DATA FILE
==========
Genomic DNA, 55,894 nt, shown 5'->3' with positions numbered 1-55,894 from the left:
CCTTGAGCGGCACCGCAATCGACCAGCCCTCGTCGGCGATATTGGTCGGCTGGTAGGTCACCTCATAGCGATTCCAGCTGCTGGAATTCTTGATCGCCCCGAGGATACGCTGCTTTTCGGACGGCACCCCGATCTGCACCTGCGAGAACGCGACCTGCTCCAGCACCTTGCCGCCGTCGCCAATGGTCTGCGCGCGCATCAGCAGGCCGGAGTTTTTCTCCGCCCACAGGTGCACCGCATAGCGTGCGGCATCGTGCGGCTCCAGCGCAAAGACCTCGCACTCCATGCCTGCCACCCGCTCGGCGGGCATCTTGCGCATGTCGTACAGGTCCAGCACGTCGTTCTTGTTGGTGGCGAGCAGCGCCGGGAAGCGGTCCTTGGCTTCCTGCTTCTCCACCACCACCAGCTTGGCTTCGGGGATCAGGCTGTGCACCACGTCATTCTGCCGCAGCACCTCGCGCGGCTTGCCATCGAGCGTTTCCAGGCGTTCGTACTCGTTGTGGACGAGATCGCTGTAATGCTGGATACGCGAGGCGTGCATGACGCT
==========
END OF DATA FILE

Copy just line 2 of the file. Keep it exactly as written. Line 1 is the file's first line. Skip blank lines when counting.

CCTTGAGCGGCACCGCAATCGACCAGCCCTCGTCGGCGATATTGGTCGGCTGGTAGGTCACCTCATAGCGATTCCAGCTGCTGGAATTCTTGATCGCCCCGAGGATACGCTGCTTTTCGGACGGCACCCCGATCTGCACCTGCGAGAACGCGACCTGCTCCAGCACCTTGCCGCCGTCGCCAATGGTCTGCGCGCGCATCAGCAGGCCGGAGTTTTTCTCCGCCCACAGGTGCACCGCATAGCGTGCGGCATCGTGCGGCTCCAGCGCAAAGACCTCGCACTCCATGCCTGCCACCCGCTCGGCGGGCATCTTGCGCATGTCGTACAGGTCCAGCACGTCGTTCTTGTTGGTGGCGAGCAGCGCCGGGAAGCGGTCCTTGGCTTCCTGCTTCTCCACCACCACCAGCTTGGCTTCGGGGATCAGGCTGTGCACCACGTCATTCTGCCGCAGCACCTCGCGCGGCTTGCCATCGAGCGTTTCCAGGCGTTCGTACTCGTTGTGGACGAGATCGCTGTAATGCTGGATACGCGAGGCGTGCATGACGCT